Opinion |

A Right-wing Party’s Leader-like Woman and Childish Man

Habayit Hayehudi's No. 2, Justice Minister Ayelet Shaked, will be busy helping choose Israel’s judges, while her boss Naftali Bennett merely wants to kill and destroy in Gaza

Tal Niv
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Education Minister Naftali Bennett and Justice Minister Ayelet Shaked at a press conference, Jerusalem, November 19, 2018.
Education Minister Naftali Bennett and Justice Minister Ayelet Shaked at a press conference, Jerusalem, November 19, 2018.Credit: Emil Salman
Tal Niv

The childish and inflammatory blather of the education minister, Habayit Hayehudi Chairman Naftali Bennett, against Prime Minister Benjamin Netanyahu once again revealed to the public that the party’s only real leader is Justice Minister Ayelet Shaked.

In a speech that was a political stunt, basically a confession of his surrender to Netanyahu after his demand to receive the defense portfolio was refused, Bennett gave a performance that was both comic and pathetic.

It was a speech lacking charm in which he combined a demand for greater violence against the Palestinians with name-dropping: He attributed to Prof. Robert Aumann, a Nobel Prize winner for economics, the proposal to demand the justice portfolio for Shaked back when the current government was formed, as well as for his latest decision not to resign. The fact that Prof. Aumann is a bereaved father, having lost a son in the first Lebanon war, gave Bennett the chance to do a typical Bennett improvisation: He characterized Aumann’s voice as “delightful.”

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Shaked’s speech echoed the most recent speech by Netanyahu himself, who called for national responsibility. It’s foolish to resign from Israel’s most right-wing government ever. When Bennett complained that the army doesn’t demolish enough houses, as opposed to complaints about illegal balconies built by Tel Aviv apartment dwellers, and is postponing the demolition of the Bedouin village of Khan al-Ahmar, he showed that he isn’t ripe to lead.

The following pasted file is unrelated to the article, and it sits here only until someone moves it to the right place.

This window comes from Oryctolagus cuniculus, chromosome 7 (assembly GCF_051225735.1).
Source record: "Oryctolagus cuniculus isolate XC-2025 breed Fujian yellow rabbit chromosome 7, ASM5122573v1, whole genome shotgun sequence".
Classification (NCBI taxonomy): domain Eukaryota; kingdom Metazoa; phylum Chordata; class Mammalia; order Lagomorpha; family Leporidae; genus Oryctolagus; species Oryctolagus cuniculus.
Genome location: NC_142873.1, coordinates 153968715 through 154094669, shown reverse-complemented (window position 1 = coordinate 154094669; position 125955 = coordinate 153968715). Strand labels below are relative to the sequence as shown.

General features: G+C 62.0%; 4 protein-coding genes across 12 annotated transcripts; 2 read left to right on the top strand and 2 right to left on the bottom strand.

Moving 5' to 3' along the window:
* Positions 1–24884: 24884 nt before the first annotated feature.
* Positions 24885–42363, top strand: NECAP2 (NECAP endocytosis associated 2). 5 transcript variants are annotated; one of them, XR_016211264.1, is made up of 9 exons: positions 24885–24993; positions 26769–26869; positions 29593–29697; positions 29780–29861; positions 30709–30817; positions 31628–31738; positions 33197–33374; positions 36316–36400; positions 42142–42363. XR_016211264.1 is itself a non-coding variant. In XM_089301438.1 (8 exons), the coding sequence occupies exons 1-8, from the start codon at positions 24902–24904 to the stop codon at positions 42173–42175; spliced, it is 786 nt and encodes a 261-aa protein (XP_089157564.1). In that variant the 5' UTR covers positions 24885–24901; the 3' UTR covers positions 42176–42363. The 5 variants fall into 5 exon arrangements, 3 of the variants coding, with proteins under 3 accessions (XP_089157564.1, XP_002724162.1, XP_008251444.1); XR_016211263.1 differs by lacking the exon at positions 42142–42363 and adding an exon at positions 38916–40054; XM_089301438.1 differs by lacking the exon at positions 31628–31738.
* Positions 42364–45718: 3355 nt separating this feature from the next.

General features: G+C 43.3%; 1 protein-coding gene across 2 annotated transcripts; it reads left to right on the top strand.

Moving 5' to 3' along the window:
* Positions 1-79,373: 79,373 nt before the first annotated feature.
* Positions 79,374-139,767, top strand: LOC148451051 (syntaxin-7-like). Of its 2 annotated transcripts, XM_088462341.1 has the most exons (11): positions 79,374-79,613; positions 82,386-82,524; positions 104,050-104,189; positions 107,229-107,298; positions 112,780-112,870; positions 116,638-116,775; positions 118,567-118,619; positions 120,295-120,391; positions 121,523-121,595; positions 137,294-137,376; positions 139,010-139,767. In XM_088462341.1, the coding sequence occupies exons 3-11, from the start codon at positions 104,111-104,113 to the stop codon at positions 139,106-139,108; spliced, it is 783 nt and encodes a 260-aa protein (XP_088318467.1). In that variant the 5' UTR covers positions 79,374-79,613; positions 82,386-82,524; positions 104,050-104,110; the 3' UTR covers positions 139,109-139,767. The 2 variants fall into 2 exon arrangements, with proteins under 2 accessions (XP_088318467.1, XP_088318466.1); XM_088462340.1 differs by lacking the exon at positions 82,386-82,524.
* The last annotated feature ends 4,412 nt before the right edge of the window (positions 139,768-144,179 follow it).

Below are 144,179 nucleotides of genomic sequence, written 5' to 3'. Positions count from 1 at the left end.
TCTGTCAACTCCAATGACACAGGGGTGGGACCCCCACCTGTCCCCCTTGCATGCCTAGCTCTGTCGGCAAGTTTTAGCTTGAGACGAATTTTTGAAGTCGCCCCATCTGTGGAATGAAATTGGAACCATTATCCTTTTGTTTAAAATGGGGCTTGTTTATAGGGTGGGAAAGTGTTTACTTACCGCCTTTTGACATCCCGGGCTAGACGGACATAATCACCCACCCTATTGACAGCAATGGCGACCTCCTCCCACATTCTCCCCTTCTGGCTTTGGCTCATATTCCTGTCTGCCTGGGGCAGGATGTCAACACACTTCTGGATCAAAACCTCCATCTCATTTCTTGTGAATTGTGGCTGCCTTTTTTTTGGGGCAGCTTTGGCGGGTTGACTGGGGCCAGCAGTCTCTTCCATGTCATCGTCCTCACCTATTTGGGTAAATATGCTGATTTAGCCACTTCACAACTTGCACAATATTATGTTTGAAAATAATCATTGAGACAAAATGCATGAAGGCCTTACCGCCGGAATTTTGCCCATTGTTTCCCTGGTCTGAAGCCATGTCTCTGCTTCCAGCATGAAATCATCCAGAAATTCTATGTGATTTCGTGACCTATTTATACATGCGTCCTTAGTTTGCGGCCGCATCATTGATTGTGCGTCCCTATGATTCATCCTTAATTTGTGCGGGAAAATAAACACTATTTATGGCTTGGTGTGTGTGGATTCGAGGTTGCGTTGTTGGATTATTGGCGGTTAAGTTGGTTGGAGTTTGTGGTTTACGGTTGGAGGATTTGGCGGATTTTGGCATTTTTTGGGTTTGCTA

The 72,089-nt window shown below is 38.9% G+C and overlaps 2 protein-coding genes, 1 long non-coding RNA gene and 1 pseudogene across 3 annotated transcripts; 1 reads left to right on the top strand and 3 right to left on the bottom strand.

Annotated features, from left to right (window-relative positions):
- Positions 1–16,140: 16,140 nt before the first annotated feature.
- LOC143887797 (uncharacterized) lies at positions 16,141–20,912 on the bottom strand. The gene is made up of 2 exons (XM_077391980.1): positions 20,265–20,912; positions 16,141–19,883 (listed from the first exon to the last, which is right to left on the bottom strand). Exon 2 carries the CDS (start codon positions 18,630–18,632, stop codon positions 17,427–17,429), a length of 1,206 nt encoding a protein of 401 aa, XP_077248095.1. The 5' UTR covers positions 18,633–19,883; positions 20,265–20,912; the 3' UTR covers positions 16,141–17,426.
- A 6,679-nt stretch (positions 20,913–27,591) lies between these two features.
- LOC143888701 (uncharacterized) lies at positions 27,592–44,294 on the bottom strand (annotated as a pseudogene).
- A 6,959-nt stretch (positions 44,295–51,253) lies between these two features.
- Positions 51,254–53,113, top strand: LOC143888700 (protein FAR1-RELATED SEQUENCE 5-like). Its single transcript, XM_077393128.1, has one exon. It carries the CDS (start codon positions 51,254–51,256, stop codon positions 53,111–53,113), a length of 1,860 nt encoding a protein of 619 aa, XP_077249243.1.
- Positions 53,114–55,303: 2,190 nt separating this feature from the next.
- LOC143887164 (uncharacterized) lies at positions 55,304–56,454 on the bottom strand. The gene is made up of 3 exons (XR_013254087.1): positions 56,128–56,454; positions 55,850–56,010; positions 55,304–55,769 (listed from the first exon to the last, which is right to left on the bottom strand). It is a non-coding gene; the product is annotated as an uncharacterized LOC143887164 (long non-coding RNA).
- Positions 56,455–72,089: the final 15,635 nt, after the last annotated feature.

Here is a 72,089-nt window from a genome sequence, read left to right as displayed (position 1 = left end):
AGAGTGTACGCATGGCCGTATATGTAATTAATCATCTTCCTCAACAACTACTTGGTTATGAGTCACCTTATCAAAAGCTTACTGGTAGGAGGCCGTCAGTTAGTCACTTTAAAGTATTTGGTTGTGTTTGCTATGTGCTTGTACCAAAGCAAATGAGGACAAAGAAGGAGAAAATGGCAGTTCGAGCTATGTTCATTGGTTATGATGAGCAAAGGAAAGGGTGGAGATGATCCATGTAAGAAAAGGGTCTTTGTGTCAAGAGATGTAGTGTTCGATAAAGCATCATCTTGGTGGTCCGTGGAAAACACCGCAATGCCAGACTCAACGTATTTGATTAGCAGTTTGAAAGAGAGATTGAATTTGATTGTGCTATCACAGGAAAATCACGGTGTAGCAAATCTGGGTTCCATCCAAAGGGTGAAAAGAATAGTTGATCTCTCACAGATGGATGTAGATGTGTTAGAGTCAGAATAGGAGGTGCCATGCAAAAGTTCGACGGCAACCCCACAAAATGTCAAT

Employing hollow and banal slogans, he expressed regret at the observance of international law and the Israeli army’s ethics code, while he wants to kill, destroy and eradicate, or as he puts it, “to win.”

For her part, Shaked said she actually has something to do. Unlike Naftali’s Education Ministry, which she praised to the best of her ability but with a certain acerbity, she will be busy with the Judicial Selection Committee.

The message was crystal clear. She’s a leader. Poor Naftali, who didn’t get the portfolio he wanted, will have to wait. Shaked spoke in a businesslike manner, though the strange press conference turned into an admission of failure. The education minister behaved, and is still behaving, like someone forced to repeat the same grade twice.

It’s interesting that Shaked mentioned the expression “the storm will rage.” Indeed, everything is seething around the right-wing government. To a great extent, Shaked is the one who will decide how the next Israeli government will look. Netanyahu fought to create “another year” that he needs, and succeeded. The same Netanyahu who called an election to benefit the right-wing daily Israel Hayom can’t call an election now for national security reasons, as he puts it.

What will the right-wing rank and file say? That he’s a leftist. They’ll say what Bennett said, that Netanyahu isn’t violent enough. Maybe it’s actually the upcoming Trump peace plan, maybe it’s Netanyahu’s problems at home that explain his attempts to hold on a little longer.

It seems Netanyahu simply doesn’t know what condition he’ll be in when the next election comes. Israel is right-wing in the same way Israel is drying up. It’s a fact. The investigative files on him, the thinning out of his team of movers and shakers, the challenges from within Likud (Gideon Sa’ar has yet to say the last word), his wife’s legal problems – all this is making it difficult for Netanyahu to enter an election phase. As has been shown, he prefers to manage his risks.

Bennett’s embarrassing performance and Shaked’s evident attempt to support and console him on the podium show even further that in a world of a wall-to-wall right-wing government, the left at the moment has no importance, influence or hope for a political future. Even Bennett’s childishness won’t change the fact that in the current state of affairs, Netanyahu is managing to keep the reins, and the key question is which centrist party will seek to join Likud in the coming election.